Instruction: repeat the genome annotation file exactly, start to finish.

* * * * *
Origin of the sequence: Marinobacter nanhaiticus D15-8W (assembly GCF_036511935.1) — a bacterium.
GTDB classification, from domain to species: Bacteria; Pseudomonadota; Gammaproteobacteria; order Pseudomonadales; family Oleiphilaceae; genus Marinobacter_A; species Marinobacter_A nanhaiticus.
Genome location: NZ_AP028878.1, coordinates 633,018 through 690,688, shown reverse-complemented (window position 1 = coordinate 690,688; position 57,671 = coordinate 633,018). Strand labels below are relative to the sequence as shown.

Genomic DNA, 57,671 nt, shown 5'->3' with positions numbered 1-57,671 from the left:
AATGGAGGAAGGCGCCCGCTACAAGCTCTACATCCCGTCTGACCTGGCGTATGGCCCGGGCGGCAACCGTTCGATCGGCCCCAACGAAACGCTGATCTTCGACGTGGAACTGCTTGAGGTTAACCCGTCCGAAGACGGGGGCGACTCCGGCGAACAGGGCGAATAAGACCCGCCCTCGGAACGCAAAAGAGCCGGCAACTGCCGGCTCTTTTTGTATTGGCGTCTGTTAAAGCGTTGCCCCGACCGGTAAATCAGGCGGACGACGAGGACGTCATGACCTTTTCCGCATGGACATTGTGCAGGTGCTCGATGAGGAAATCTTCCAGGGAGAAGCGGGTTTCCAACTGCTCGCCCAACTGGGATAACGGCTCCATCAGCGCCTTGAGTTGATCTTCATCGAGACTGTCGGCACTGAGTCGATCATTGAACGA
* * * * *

Origin of the sequence: Marinobacter nanhaiticus D15-8W (assembly GCF_036511935.1) — a bacterium.
GTDB classification, from domain to species: Bacteria; Pseudomonadota; Gammaproteobacteria; order Pseudomonadales; family Oleiphilaceae; genus Marinobacter_A; species Marinobacter_A nanhaiticus.
Genome location: NZ_AP028878.1, coordinates 633,018 through 690,688, shown reverse-complemented (window position 1 = coordinate 690,688; position 57,671 = coordinate 633,018). Strand labels below are relative to the sequence as shown.

Genomic DNA, 57,671 nt, shown 5'->3' with positions numbered 1-57,671 from the left:
AATGGAGGAAGGCGCCCGCTACAAGCTCTACATCCCGTCTGACCTGGCGTATGGCCCGGGCGGCAACCGTTCGATCGGCCCCAACGAAACGCTGATCTTCGACGTGGAACTGCTTGAGGTTAACCCGTCCGAAGACGGGGGCGACTCCGGCGAACAGGGCGAATAAGACCCGCCCTCGGAACGCAAAAGAGCCGGCAACTGCCGGCTCTTTTTGTATTGGCGTCTGTTAAAGCGTTGCCCCGACCGGTAAATCAGGCGGACGACGAGGACGTCATGACCTTTTCCGCATGGACATTGTGCAGGTGCTCGATGAGGAAATCTTCCAGGGAGAAGCGGGTTTCCAACTGCTCGCCCAACTGGGATAACGGCTCCATCAGCGCCTTGAGTTGATCTTCATCGAGACTGTCGGCACTGAGTCGATCATTGAACGA